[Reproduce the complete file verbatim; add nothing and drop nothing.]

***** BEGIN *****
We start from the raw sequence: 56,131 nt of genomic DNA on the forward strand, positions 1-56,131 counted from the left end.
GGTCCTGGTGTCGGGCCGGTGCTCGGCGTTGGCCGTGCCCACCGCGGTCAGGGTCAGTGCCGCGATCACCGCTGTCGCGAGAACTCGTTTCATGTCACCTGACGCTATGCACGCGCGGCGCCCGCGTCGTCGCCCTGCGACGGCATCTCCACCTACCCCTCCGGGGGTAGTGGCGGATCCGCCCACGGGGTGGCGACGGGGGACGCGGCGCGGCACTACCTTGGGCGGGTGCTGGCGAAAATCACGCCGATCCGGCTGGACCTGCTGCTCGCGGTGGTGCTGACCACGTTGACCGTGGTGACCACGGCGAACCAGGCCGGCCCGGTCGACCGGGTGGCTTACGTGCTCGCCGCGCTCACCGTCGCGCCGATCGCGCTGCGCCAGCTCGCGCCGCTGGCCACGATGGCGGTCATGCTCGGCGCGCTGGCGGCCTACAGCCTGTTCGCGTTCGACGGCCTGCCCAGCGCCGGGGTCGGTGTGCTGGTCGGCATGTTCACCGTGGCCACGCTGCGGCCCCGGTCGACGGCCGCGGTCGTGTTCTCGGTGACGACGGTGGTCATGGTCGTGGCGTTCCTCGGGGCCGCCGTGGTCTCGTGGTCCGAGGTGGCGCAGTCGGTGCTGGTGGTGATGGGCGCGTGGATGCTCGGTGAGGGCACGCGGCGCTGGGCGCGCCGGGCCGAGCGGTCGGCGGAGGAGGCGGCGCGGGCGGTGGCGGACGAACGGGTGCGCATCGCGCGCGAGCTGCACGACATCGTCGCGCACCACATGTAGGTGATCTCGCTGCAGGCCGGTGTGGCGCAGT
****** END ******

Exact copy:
We start from the raw sequence: 56,131 nt of genomic DNA on the forward strand, positions 1-56,131 counted from the left end.
GGTCCTGGTGTCGGGCCGGTGCTCGGCGTTGGCCGTGCCCACCGCGGTCAGGGTCAGTGCCGCGATCACCGCTGTCGCGAGAACTCGTTTCATGTCACCTGACGCTATGCACGCGCGGCGCCCGCGTCGTCGCCCTGCGACGGCATCTCCACCTACCCCTCCGGGGGTAGTGGCGGATCCGCCCACGGGGTGGCGACGGGGGACGCGGCGCGGCACTACCTTGGGCGGGTGCTGGCGAAAATCACGCCGATCCGGCTGGACCTGCTGCTCGCGGTGGTGCTGACCACGTTGACCGTGGTGACCACGGCGAACCAGGCCGGCCCGGTCGACCGGGTGGCTTACGTGCTCGCCGCGCTCACCGTCGCGCCGATCGCGCTGCGCCAGCTCGCGCCGCTGGCCACGATGGCGGTCATGCTCGGCGCGCTGGCGGCCTACAGCCTGTTCGCGTTCGACGGCCTGCCCAGCGCCGGGGTCGGTGTGCTGGTCGGCATGTTCACCGTGGCCACGCTGCGGCCCCGGTCGACGGCCGCGGTCGTGTTCTCGGTGACGACGGTGGTCATGGTCGTGGCGTTCCTCGGGGCCGCCGTGGTCTCGTGGTCCGAGGTGGCGCAGTCGGTGCTGGTGGTGATGGGCGCGTGGATGCTCGGTGAGGGCACGCGGCGCTGGGCGCGCCGGGCCGAGCGGTCGGCGGAGGAGGCGGCGCGGGCGGTGGCGGACGAACGGGTGCGCATCGCGCGCGAGCTGCACGACATCGTCGCGCACCACATGTAGGTGATCTCGCTGCAGGCCGGTGTGGCGCAGT